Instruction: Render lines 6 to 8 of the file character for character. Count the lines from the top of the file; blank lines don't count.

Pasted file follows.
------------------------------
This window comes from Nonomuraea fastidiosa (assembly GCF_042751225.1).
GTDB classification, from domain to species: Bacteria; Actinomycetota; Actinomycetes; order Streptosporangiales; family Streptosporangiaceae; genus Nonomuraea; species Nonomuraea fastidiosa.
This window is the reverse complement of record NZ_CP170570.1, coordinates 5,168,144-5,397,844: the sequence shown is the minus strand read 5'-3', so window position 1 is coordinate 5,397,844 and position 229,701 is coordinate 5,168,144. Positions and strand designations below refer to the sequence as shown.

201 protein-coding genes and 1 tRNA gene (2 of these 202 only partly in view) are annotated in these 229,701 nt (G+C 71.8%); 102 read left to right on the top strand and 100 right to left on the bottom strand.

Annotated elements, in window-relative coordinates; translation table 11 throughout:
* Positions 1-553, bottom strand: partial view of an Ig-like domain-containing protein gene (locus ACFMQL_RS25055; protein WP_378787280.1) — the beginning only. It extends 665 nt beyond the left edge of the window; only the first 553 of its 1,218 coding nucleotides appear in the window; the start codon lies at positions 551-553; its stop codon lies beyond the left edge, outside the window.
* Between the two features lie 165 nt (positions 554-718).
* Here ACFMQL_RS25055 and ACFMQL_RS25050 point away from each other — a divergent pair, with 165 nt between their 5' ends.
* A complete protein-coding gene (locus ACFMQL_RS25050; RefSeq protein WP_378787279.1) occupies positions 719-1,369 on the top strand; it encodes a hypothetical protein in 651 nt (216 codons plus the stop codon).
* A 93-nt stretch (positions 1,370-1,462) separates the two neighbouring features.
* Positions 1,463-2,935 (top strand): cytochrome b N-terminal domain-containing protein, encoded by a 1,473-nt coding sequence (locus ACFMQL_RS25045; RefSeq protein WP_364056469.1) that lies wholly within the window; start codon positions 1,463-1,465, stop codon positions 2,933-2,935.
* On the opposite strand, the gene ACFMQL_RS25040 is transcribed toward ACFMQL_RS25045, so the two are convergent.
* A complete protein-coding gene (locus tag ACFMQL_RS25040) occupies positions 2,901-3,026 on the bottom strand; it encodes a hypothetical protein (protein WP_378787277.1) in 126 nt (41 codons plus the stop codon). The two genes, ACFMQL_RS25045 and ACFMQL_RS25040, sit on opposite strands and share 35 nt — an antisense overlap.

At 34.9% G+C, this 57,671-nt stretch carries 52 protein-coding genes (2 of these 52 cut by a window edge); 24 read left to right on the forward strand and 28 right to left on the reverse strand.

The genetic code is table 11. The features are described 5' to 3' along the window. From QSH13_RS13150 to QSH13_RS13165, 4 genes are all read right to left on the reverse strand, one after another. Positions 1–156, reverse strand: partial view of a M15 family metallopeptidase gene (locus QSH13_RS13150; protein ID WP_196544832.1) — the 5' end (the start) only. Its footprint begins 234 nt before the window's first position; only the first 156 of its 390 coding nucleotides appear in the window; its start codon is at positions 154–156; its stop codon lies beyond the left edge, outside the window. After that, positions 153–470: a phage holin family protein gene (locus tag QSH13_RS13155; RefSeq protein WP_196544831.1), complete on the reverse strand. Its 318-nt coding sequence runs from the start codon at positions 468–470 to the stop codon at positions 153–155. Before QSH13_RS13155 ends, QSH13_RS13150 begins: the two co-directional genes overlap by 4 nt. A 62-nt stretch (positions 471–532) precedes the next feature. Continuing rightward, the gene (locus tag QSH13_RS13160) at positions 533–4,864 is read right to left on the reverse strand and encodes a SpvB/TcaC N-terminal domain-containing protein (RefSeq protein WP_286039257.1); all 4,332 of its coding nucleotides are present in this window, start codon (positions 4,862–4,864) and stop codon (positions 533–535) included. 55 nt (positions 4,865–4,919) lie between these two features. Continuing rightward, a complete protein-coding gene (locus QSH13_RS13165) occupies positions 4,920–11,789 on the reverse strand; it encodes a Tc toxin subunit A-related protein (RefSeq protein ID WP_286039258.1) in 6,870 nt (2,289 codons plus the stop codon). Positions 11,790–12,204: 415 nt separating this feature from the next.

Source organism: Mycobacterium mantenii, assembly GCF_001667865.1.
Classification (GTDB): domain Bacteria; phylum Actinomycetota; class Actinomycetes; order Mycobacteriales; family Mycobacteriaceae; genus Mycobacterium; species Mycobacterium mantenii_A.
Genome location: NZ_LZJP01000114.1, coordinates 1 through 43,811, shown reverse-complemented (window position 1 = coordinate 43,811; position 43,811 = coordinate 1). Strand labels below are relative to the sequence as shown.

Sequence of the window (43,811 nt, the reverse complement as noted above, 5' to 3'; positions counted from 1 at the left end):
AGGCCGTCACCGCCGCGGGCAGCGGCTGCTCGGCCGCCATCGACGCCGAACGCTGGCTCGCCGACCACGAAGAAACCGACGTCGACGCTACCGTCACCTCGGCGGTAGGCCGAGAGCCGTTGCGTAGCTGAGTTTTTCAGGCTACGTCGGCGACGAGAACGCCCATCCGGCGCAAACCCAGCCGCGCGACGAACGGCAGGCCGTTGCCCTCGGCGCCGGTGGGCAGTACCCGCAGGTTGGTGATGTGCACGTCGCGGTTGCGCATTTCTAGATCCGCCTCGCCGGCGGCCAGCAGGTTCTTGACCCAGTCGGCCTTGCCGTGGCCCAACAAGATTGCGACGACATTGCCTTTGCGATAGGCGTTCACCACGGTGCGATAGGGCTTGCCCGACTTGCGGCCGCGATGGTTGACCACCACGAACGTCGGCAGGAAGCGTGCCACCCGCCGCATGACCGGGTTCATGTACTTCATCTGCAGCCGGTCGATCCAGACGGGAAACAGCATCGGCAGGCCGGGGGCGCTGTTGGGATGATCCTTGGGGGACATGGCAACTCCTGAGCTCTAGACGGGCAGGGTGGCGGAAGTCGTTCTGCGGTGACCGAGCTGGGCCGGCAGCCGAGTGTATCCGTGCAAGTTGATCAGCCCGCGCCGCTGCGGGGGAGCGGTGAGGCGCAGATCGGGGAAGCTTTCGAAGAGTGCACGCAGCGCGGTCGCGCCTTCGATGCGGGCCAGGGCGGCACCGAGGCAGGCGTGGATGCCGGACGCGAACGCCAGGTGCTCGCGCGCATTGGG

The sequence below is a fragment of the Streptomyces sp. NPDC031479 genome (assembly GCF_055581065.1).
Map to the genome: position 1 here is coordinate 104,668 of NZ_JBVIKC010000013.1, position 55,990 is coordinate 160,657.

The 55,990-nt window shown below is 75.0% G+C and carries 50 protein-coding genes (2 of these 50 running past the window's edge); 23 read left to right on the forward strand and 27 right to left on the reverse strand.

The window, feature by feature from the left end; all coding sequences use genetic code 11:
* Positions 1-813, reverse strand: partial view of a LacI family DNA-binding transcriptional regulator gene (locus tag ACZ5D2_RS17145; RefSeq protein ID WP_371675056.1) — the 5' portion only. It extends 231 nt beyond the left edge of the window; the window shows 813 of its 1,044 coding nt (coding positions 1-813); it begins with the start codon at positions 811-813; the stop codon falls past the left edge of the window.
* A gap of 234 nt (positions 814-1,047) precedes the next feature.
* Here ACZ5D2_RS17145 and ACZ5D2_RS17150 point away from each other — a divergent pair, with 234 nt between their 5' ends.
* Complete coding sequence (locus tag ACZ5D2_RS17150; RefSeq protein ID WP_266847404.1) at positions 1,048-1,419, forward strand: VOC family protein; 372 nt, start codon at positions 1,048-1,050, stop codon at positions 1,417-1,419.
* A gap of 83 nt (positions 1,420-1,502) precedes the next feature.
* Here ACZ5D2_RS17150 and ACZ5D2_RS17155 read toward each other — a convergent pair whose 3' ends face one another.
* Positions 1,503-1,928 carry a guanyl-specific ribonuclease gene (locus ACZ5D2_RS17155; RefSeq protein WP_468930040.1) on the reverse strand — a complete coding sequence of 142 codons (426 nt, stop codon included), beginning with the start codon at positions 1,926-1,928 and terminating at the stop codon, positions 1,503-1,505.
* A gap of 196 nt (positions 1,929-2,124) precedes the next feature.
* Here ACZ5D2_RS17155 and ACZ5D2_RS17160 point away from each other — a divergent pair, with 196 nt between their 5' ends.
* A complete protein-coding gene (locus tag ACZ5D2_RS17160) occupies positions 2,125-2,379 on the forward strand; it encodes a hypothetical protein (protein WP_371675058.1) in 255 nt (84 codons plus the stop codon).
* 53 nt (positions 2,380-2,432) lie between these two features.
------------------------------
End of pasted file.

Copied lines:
* Positions 1-553, bottom strand: partial view of an Ig-like domain-containing protein gene (locus ACFMQL_RS25055; protein WP_378787280.1) — the beginning only. It extends 665 nt beyond the left edge of the window; only the first 553 of its 1,218 coding nucleotides appear in the window; the start codon lies at positions 551-553; its stop codon lies beyond the left edge, outside the window.
* Between the two features lie 165 nt (positions 554-718).
* Here ACFMQL_RS25055 and ACFMQL_RS25050 point away from each other — a divergent pair, with 165 nt between their 5' ends.